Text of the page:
Why are Eye Exams Important?
Since 80% of how we learn is done through our vision, it makes sense that vision problems can have a profound effect on how we learn. Many children who experience academic difficulty often have a visual dysfunction in addition to their primary reading or learning problem. These conditions are treatable.
Infant Exams for Early Detection
Watch 10-month-old Piper see her parents for the first time, thanks to early detection by an optometrist!
Vision develops rapidly after birth. Any undetected vision problem can have a significant impact on infant and childhood development. The earlier a problem is detected and treated, the less likely it is that other areas of development will be affected.
Is your child's vision developing normally?
Pre-School Vision Exams
A vision examination is a very important step in preparing children for that first day of school. During the school years, good vision is essential to the ability to read and to learn. Any vision problems need to be detected and treated before they lead to a learning and/or behavior problem.
If the pre-school or kindergarten offers a free vision screening, be aware that the screening might be incomplete. Many free school vision screenings do not test important visual skills, including eye teaming (binocular vision). Children need a comprehensive pre-school vision examination.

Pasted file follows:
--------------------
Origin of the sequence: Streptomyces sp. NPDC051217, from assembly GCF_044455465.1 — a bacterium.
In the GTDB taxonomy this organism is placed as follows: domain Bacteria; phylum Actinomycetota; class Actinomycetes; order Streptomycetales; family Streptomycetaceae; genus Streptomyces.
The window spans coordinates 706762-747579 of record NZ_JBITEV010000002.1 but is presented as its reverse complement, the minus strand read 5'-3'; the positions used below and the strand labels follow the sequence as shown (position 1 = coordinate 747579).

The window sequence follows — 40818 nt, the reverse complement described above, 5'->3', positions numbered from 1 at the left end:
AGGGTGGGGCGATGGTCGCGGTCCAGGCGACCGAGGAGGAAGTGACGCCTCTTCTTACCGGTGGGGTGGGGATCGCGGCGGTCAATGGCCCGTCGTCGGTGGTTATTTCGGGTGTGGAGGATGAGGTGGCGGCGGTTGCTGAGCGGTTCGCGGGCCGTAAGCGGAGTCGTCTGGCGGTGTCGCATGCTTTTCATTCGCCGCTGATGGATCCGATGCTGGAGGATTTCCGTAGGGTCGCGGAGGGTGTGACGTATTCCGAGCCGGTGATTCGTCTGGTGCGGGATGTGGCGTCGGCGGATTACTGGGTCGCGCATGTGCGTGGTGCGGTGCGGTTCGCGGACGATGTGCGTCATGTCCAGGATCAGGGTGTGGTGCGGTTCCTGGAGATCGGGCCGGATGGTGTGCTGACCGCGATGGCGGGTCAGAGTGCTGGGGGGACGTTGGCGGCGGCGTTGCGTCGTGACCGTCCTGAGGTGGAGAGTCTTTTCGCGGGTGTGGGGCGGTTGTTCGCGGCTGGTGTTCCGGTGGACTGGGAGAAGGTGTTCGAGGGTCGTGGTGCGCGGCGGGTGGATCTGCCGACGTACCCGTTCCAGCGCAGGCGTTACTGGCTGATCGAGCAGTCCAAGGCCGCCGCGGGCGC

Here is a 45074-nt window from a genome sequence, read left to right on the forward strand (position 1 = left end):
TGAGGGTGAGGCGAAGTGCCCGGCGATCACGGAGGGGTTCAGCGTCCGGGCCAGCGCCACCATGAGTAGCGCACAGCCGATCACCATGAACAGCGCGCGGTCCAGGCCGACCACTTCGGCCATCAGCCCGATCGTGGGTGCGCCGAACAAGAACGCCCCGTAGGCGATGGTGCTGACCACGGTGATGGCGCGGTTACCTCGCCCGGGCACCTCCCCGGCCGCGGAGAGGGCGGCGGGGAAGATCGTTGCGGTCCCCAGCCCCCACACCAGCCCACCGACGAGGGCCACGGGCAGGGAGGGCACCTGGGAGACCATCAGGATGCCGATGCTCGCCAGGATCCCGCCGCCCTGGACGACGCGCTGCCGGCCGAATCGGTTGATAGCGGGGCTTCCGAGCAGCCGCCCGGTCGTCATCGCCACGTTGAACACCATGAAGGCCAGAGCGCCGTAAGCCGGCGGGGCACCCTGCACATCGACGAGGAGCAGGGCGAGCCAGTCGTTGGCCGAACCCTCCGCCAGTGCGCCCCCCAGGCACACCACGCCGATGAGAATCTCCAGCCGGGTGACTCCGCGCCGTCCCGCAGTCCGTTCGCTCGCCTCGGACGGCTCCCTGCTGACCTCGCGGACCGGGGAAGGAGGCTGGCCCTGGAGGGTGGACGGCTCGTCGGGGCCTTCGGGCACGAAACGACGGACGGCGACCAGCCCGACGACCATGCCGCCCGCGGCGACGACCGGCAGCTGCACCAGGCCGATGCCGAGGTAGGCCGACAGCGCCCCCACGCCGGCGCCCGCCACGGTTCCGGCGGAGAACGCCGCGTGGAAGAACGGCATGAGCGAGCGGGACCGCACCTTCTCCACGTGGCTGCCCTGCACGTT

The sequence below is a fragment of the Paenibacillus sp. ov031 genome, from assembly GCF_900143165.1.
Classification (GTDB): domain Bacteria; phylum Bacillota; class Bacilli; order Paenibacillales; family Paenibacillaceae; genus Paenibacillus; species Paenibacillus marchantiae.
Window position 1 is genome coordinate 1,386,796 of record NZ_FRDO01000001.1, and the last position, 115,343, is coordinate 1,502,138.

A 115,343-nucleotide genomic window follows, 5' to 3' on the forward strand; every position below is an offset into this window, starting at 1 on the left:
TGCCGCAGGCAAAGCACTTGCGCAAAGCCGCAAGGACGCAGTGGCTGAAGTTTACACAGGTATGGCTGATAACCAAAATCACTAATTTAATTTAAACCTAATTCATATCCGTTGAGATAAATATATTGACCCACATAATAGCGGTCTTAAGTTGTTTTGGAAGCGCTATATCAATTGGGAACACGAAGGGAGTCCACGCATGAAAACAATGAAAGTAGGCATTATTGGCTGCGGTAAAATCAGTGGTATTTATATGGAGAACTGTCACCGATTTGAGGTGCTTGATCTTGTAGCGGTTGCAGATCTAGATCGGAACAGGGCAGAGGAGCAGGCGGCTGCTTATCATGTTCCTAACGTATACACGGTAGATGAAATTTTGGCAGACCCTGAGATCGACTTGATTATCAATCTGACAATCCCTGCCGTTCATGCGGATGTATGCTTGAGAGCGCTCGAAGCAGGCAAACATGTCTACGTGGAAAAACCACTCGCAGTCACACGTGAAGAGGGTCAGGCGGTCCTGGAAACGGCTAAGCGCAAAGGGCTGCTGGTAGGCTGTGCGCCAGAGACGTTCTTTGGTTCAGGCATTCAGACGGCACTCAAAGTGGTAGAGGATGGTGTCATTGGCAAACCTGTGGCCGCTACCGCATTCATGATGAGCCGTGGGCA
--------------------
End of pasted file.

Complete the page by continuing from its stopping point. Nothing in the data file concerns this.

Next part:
Exams for School-Age Children
Watch "Back to School - Are you missing something?"
Once in school, children should have a professional vision examination at least once every two years. Children considered at risk for the development of eye and vision problems may need more frequent re-evaluation.
If your child struggles with reading, it is important to have a thorough vision evaluation by a developmental optometrist, or an optometrist who provides an in-office vision therapy program. This evaluation is focused on how your child uses his or her vision throughout the school day as well as when working on homework (and even playing sports!).
Routine eye exams are designed to evaluate the overall health of your child’s eyes and determine if glasses are needed to be able to see the letters on the board in school. A developmental optometrist evaluates how your child’s eyes move when reading, how well they work together, as well as how easily and quickly they can change focus from looking at a book at her desk to looking at the board (in addition to evaluating the overall health of the eyes and whether or not glasses are needed).
Locate a Doctor near you to discuss your child's vision.